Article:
In 1775, the Dublin Corporation—that is, the city government—demanded that Arthur Guinness pay for the spring water flowing to his brewery. When Guinness argued that he was already paying for water rights through his 9000-year rental agreement, the Dublin Corporation sent a sheriff and a committee to his brewery to cut off the water supply. Guinness was livid. He seized a pickaxe and unleashed a torrent of obscenities so colorful that the Dublin Corporation’s goons eventually retreated.

3. GUINNESS ONCE DEPLOYED FIELD AGENTS TO CATCH COUNTERFEITERS.

Guinness Apology
Guinness Archive, Diageo Ireland

In the 19th century, there was no such thing as brand consistency. Guinness did not bottle its own beer; instead, it shipped the suds in wooden casks to publicans who supplied their own bottles and applied their own personalized labels. Occasionally, these publicans sold fake or adulterated Guinness. To prevent such sales, the company sent special agents called “travellers” into the field to collect beer samples, which it tested in a laboratory. “If a publican was found to be serving adulterated or counterfeit Guinness, they had to give a public apology in their local newspaper—and even the national newspapers,” archivist Jessica Handy says.

4. FOR 21 YEARS, THE COMPANY HIRED A GUY TO TRAVEL THE WORLD AND DRINK BEER.

In 1899, Guinness hired an American ex-brewer named Arthur T. Shand to be a “Guinness World Traveller.” It was arguably the coolest job in the world. For 21 years, Shand traveled the world taste-testing beer. According to Brady, “His job was to travel the world and taste Guinness, say whether it was good or bad, who our bottlers in the market were, who our major competition was, what kind of people were drinking our product.” Shand traveled to Australia and New Zealand, to Southeast Asia and Egypt. “He was sort of a Guinness sommelier,” Brady says.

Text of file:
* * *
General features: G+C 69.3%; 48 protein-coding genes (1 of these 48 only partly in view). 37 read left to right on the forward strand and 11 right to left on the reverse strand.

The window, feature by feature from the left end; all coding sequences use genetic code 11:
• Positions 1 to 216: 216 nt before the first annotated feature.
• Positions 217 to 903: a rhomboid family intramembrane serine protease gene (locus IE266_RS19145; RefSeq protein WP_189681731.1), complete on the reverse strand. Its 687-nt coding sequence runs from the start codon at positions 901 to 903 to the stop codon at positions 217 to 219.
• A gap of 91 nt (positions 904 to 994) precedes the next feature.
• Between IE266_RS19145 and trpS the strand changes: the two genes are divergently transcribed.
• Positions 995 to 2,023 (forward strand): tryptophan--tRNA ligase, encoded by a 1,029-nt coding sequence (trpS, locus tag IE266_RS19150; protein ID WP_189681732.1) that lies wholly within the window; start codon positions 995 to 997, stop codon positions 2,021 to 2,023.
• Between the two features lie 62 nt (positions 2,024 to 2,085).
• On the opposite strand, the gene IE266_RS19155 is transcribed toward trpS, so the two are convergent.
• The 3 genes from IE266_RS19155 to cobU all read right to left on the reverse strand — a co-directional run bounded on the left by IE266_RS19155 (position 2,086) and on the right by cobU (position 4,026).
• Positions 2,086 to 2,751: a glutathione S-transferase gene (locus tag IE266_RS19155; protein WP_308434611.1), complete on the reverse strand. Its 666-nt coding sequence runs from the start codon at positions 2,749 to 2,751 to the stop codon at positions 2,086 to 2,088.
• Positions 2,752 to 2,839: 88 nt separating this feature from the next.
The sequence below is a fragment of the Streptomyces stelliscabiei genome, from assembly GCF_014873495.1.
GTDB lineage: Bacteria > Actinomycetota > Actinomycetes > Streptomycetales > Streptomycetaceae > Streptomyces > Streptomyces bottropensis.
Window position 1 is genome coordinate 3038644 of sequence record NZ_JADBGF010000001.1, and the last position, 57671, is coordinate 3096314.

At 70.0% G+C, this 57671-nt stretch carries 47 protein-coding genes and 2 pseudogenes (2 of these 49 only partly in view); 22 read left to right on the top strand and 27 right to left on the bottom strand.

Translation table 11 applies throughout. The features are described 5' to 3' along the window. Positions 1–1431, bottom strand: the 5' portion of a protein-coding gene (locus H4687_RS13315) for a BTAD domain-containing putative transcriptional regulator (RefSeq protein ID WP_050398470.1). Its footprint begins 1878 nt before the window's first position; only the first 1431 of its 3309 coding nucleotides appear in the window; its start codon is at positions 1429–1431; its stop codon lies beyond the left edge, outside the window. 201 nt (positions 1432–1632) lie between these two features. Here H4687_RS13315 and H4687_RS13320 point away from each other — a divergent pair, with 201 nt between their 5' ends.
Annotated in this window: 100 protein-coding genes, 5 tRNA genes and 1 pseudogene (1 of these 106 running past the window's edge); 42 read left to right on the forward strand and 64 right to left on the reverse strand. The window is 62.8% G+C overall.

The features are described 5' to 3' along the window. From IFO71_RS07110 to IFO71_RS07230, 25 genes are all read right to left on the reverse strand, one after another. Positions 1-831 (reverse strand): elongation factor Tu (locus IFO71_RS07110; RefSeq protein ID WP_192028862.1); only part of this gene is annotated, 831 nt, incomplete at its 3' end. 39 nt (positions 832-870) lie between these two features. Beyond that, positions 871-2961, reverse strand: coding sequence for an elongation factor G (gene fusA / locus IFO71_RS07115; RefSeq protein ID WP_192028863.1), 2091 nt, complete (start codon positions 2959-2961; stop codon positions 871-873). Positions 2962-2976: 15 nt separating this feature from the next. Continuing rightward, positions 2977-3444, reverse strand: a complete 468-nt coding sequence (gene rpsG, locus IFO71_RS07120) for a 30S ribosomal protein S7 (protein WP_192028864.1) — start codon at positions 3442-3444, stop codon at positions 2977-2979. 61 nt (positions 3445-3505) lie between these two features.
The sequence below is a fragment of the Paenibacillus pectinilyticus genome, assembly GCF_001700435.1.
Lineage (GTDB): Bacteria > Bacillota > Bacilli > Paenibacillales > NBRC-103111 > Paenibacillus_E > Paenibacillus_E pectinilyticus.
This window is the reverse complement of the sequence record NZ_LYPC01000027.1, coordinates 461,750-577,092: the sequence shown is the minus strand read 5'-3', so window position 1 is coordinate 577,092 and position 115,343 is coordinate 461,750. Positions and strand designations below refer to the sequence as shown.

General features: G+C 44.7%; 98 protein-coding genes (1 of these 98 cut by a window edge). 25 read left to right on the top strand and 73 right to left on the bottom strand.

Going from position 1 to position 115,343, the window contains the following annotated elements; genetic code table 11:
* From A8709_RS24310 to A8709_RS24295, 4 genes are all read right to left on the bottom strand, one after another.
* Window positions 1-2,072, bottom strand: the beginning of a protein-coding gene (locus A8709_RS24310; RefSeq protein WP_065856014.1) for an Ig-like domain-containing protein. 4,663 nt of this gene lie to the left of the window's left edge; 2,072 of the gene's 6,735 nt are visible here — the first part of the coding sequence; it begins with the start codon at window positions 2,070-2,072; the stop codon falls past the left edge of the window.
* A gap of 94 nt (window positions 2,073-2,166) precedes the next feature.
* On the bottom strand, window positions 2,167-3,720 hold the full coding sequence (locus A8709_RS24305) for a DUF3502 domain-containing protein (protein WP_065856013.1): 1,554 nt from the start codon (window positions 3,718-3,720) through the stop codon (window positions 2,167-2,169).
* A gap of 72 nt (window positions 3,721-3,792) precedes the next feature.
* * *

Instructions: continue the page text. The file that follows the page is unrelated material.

5. THE COMPANY'S HARP LOGO CAUSED TROUBLE WITH THE IRISH GOVERNMENT.

The Celtic harp—based on the 14th century “Brian Boru Harp” preserved at Trinity College—became a trademarked Guinness logo in 1876. Forty-five years later, when Ireland gained independence from England, the Irish Free State decided to use the same Celtic harp as its official state emblem. This became awkward. Guinness owned the trademark, and the Irish government was forced to search for a workaround. You can find their solution on an Irish Euro coin. Look at the coin, and you’ll notice that the harp’s straight edge faces the right; meanwhile, the harp on a glass of Guinness shows the straight edge facing left [PDF].

6. GUINNESS REPORTEDLY SAVED LIVES ON THE BATTLEFIELD.

The old slogan “Guinness is good for you” sounds like a marketing gimmick, but it was born out of a genuine belief that the beer was, in fact, a restorative tonic. The health claim dates back to 1815, when an ailing cavalry officer wounded at the Battle of Waterloo reportedly credited Guinness for his recovery. For decades, the medical community widely claimed that the dark beer possessed real health benefits—and they weren’t necessarily wrong. “There was little safe drinking water at the time,” Handy says. “But with brewing, consumers knew they were getting a safe beverage.”

7. THE COMPANY CREATED A SPECIAL RECIPE FOR CONVALESCENTS.

A label for Guinness invalid stout
Guinness Archive, Diageo Ireland

From the 1880s to the 1920s, Guinness produced a special “Nourishing Export Stout”—a.k.a. “Invalid Stout”—that contained extra sugars, alcohol, and solids and came in cute one-third pint bottles. “It was very common practice for people to buy a couple bottles and keep them as a tonic, even if it was just a glass or half a glass,” Handy says. In fact, Guinness went as far as asking general practitioners for testimonials attesting to the beer’s medical benefits. According to Brady, “Many of them wrote back and said yes, we prescribe this for various ailments.” One doctor even claimed a pint was “as nourishing as a glass of milk.”

8. DOCTORS REGULARLY PRESCRIBED THE BEER TO NURSING MOTHERS.